Thor thanking Loki for coming to see him. We know that Loki's manipulating him, but he still sees him as his brother and loves him. Poor guy.
Thor talking to Loki through the Destroyer, begging him to stop his assault on the humans on his account, sounding so forlorn and confused as to why Loki hates him.
Thor: Brother, for whatever I have done to wrong you, whatever I have done to lead you to do this, I am sorry.
It becomes even sadder upon watching the deleted scenes because the music playing during Thor's confrontation with the Destroyer is a Dark Reprise of the music playing during a deleted scene from the beginning of the movie, when Thor and Loki shared a brotherly moment.
Heck, on top of that, Thor tells Loki to kill him instead of continuing to attack his friends. The vain, greedy, cruel boy from the beginning of the film is willing to literally give up everything to save other people, and he doesn't want a fight when, in the beginning, he was eager to march into battle.
Thor trying to reason with Loki before the climax. It's upsetting because of how relatable it is; most of us, if not all of us, have been in that situation where a friend or a family member has, for whatever reason, gone off the rails and any attempt at reasoning with them is to no avail.
You'll notice while Loki is fighting, Loki is going all-out but Thor is obviously holding back. Loki just assumes Thor is toying with him; Thor just doesn't want to hurt his little brother.
And Loki is desperately trying... his eyes are swimming with tears because everything he's learned has broken him.
When Thor exclaims that he will not fight his brother, Loki tells him: "I'm not your brother, I never was." To Thor, who is still completely oblivious, it sounds as if Loki is only denying him. But there is something sad about the way Loki says this line, especially since he says "I'm not your brother," not "You're not my brother." He sounds less furious and more bitter, as if he's telling Thor what he believes is the hard truth, instead of disowning Thor to hurt or enrage him.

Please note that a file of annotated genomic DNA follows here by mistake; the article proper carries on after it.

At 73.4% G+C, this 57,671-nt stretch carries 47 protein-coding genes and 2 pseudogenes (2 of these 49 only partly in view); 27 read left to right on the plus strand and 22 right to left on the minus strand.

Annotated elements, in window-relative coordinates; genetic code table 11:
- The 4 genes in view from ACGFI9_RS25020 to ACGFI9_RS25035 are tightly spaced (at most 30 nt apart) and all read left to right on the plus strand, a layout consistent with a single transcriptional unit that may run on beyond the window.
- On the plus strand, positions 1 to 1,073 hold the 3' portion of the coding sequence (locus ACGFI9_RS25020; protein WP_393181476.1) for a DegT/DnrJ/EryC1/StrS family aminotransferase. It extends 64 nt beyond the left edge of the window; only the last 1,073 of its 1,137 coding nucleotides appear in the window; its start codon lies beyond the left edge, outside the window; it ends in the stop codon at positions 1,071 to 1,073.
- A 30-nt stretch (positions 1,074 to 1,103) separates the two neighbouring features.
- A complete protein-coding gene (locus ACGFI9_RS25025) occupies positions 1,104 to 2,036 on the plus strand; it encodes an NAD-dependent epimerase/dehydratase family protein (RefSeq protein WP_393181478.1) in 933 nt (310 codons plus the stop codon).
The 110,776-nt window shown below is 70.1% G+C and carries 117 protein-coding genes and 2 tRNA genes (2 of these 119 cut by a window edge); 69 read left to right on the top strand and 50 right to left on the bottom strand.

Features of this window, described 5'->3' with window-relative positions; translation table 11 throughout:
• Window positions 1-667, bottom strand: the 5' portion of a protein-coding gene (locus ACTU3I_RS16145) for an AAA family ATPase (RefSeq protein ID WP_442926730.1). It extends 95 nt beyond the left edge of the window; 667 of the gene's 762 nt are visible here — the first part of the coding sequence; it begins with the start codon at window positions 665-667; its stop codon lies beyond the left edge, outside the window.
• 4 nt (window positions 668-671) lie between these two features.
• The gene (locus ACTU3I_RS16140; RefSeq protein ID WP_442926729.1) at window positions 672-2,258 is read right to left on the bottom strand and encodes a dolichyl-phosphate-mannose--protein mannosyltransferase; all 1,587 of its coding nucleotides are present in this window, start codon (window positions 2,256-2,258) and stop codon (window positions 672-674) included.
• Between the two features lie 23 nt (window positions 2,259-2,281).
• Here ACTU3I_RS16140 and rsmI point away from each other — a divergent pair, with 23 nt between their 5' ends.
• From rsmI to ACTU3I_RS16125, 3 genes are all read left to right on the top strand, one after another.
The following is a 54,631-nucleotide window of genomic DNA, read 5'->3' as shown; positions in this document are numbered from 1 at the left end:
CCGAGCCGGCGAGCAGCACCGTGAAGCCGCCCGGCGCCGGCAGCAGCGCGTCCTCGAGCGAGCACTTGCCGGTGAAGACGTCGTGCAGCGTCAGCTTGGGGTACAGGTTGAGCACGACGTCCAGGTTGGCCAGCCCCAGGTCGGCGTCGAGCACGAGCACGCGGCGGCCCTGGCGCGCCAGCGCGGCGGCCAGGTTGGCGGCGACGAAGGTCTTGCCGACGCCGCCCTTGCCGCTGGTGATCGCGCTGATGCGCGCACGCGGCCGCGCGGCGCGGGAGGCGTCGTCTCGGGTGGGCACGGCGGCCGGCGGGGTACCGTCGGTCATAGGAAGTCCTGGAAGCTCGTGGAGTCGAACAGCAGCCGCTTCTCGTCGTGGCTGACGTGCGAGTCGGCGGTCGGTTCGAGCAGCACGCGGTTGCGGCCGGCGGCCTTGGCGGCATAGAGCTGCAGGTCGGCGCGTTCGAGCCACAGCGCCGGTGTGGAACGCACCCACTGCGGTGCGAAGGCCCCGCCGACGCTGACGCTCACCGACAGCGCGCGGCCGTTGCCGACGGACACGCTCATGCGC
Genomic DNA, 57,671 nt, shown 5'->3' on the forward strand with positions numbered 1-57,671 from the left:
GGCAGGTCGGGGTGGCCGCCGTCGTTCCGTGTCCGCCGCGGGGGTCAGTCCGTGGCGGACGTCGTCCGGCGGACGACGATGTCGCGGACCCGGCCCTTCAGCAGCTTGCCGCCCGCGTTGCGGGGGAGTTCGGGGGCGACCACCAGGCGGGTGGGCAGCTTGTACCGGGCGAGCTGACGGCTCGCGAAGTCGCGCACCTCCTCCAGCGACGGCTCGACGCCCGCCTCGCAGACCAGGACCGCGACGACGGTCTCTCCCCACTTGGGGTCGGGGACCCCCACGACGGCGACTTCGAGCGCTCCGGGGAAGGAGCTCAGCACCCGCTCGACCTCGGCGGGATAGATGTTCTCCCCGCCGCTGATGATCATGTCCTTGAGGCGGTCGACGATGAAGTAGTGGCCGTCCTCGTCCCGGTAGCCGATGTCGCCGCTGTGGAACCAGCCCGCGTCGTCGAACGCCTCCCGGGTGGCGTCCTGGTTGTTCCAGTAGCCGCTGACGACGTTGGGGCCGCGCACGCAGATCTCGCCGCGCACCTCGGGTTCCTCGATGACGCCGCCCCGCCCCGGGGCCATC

Thor just responds "Loki, this is madness!" since he has no idea what Loki is talking about, but to Loki it must seem as if Thor doesn't take him seriously, again. He's practically hissing the lines "Is it madness? Is it?!", making his break from reality/sanity so much more believable. If you look closely, there are tears pooling in Loki's eyes as he says this, and his breathing is ragged. He's trying not to completely break down before he fights his brother.
When Thor knocks Loki down with his lightning and approaches him with Mjolnir, Loki looks up at Thor and his expression shows that he expects Thor to kill him readily. It's heartbreaking to see how delusional Loki has become, because it is clear that Thor would never do that.
Thor says "Forgive me, Jane" before he swings the hammer down to destroy the Bifrost.
Loki in general. Sure, he's crazy and genocidal, but the crap that leads up to his messed-up-ness is really unfair.
What does Loki really want out of all his shenanigans? Love. He wants affection from his people and family, which he feels he's been denied all his life.
Check out the scene right before Loki lets go of Gungnir. He's crying.
Just listen to Loki while he's (more or less) begging Odin to understand his intentions. He sounds so young, you can hear the hurt little boy asking for reassurance from his father.
The music during this scene ("Letting Go") could not be fitting better. It is almost painful to listen to. You can feel the desperation by just listening to the piece separately.
It's pretty sad for Odin, too. His final words to Loki before Loki let go probably ring through his head constantly. If he had just said something more compassionate and understanding, perhaps Loki would have accepted him to some degree but instead, Odin's final words were all he needed to hear to sink into the abyss. Made only worse by what happens after, because he saw everything and knew that, in some way, he was always going to have to bear some of that blame.
Thor realizes what Loki intends to do a split second before it happens, but he can only watch helplessly as his little brother commits suicide right in front of him.
Seeing Thor, Frigga, and Odin at the end when they think Loki is dead. Thor doesn't even seem to be able to talk to his mother about it, because Frigga has to ask Sif how Thor is after all of that.
The last line in the film: "She searches for you."